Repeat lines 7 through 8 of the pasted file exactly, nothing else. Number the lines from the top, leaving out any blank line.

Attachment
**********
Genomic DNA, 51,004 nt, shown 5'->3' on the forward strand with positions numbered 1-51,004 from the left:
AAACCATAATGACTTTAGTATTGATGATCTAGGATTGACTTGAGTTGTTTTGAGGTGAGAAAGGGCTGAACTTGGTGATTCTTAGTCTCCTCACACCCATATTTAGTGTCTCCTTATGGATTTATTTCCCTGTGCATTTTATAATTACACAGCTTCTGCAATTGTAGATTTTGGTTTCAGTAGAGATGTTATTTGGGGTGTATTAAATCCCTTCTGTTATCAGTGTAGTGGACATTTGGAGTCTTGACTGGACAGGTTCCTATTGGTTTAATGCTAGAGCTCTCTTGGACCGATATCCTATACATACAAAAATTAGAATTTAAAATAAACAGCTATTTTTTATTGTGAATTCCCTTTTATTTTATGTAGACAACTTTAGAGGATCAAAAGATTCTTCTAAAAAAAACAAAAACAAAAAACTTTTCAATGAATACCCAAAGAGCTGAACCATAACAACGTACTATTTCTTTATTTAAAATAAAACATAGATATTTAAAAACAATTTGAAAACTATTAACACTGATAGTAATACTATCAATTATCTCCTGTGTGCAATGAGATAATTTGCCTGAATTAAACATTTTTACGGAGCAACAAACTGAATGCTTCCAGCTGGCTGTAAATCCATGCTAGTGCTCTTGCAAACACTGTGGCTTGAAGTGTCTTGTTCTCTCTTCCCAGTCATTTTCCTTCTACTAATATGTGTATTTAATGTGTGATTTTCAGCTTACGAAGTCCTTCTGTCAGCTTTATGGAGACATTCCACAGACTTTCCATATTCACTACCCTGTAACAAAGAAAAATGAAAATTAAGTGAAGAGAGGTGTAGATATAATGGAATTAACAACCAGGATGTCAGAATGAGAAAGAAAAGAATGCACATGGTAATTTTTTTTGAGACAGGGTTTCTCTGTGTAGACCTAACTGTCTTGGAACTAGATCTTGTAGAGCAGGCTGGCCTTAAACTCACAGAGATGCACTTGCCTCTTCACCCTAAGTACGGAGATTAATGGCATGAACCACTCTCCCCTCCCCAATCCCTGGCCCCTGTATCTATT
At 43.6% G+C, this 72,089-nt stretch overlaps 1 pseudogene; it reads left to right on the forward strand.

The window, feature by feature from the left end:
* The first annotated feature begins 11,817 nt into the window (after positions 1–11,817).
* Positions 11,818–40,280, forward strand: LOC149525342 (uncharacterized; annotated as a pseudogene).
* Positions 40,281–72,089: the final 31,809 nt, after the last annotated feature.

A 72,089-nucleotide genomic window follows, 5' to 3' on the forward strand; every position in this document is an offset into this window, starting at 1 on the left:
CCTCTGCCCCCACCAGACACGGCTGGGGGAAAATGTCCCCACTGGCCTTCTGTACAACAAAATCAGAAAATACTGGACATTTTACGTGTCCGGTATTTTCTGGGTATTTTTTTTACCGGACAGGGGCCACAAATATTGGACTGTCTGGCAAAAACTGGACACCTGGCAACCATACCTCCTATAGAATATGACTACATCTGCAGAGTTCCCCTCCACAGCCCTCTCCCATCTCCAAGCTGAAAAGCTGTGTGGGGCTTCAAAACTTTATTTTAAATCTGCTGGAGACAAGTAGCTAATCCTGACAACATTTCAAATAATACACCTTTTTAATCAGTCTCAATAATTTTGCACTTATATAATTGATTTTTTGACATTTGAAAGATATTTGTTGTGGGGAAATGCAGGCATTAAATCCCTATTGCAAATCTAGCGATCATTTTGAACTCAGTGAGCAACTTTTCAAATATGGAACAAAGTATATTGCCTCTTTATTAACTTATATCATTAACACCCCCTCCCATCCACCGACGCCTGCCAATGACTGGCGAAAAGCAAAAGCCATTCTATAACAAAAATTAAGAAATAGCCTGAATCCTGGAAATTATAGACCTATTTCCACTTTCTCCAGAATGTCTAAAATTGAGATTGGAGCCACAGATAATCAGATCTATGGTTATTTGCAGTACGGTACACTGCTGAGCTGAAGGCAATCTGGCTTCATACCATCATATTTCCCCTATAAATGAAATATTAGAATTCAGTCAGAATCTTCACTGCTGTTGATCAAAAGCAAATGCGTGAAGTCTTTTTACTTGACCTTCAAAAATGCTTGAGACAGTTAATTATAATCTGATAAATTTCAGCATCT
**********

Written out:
* Positions 40,281–72,089: the final 31,809 nt, after the last annotated feature.

A 72,089-nucleotide genomic window follows, 5' to 3' on the forward strand; every position in this document is an offset into this window, starting at 1 on the left: